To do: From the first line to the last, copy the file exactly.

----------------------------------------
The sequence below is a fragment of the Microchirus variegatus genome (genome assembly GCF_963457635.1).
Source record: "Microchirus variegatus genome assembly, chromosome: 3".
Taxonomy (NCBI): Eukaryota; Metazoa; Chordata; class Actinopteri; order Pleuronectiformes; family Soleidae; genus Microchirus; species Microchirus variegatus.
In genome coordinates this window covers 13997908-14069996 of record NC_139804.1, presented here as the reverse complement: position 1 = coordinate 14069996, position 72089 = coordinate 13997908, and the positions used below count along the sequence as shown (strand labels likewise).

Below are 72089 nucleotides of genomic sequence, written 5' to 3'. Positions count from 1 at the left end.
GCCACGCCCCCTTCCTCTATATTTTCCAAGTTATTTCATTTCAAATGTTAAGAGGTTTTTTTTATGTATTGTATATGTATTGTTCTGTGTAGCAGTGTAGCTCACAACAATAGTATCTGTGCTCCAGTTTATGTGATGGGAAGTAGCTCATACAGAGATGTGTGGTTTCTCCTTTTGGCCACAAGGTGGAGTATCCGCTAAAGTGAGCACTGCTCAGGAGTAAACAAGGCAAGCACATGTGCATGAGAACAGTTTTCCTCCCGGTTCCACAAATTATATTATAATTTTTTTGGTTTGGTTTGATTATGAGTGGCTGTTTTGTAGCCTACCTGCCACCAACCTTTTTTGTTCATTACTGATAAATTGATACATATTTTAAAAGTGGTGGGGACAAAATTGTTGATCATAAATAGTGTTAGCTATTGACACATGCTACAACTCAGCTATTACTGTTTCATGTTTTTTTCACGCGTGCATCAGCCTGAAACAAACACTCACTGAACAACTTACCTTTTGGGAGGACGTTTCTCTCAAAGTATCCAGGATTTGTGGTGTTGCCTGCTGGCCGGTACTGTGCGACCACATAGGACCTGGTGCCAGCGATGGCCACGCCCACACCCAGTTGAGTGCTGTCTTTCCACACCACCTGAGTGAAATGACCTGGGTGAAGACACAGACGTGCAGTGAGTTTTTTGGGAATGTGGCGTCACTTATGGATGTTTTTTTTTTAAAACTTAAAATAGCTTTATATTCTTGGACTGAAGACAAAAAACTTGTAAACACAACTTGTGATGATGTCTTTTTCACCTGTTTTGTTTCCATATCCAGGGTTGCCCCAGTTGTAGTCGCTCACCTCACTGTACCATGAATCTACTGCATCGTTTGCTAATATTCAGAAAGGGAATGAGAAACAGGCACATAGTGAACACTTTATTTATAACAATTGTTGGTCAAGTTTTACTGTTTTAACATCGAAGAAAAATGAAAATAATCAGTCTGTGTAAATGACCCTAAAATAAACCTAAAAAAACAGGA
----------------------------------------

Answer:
The sequence below is a fragment of the Microchirus variegatus genome (genome assembly GCF_963457635.1).
Source record: "Microchirus variegatus genome assembly, chromosome: 3".
Taxonomy (NCBI): Eukaryota; Metazoa; Chordata; class Actinopteri; order Pleuronectiformes; family Soleidae; genus Microchirus; species Microchirus variegatus.
In genome coordinates this window covers 13997908-14069996 of record NC_139804.1, presented here as the reverse complement: position 1 = coordinate 14069996, position 72089 = coordinate 13997908, and the positions used below count along the sequence as shown (strand labels likewise).

Below are 72089 nucleotides of genomic sequence, written 5' to 3'. Positions count from 1 at the left end.
GCCACGCCCCCTTCCTCTATATTTTCCAAGTTATTTCATTTCAAATGTTAAGAGGTTTTTTTTATGTATTGTATATGTATTGTTCTGTGTAGCAGTGTAGCTCACAACAATAGTATCTGTGCTCCAGTTTATGTGATGGGAAGTAGCTCATACAGAGATGTGTGGTTTCTCCTTTTGGCCACAAGGTGGAGTATCCGCTAAAGTGAGCACTGCTCAGGAGTAAACAAGGCAAGCACATGTGCATGAGAACAGTTTTCCTCCCGGTTCCACAAATTATATTATAATTTTTTTGGTTTGGTTTGATTATGAGTGGCTGTTTTGTAGCCTACCTGCCACCAACCTTTTTTGTTCATTACTGATAAATTGATACATATTTTAAAAGTGGTGGGGACAAAATTGTTGATCATAAATAGTGTTAGCTATTGACACATGCTACAACTCAGCTATTACTGTTTCATGTTTTTTTCACGCGTGCATCAGCCTGAAACAAACACTCACTGAACAACTTACCTTTTGGGAGGACGTTTCTCTCAAAGTATCCAGGATTTGTGGTGTTGCCTGCTGGCCGGTACTGTGCGACCACATAGGACCTGGTGCCAGCGATGGCCACGCCCACACCCAGTTGAGTGCTGTCTTTCCACACCACCTGAGTGAAATGACCTGGGTGAAGACACAGACGTGCAGTGAGTTTTTTGGGAATGTGGCGTCACTTATGGATGTTTTTTTTTTAAAACTTAAAATAGCTTTATATTCTTGGACTGAAGACAAAAAACTTGTAAACACAACTTGTGATGATGTCTTTTTCACCTGTTTTGTTTCCATATCCAGGGTTGCCCCAGTTGTAGTCGCTCACCTCACTGTACCATGAATCTACTGCATCGTTTGCTAATATTCAGAAAGGGAATGAGAAACAGGCACATAGTGAACACTTTATTTATAACAATTGTTGGTCAAGTTTTACTGTTTTAACATCGAAGAAAAATGAAAATAATCAGTCTGTGTAAATGACCCTAAAATAAACCTAAAAAAACAGGA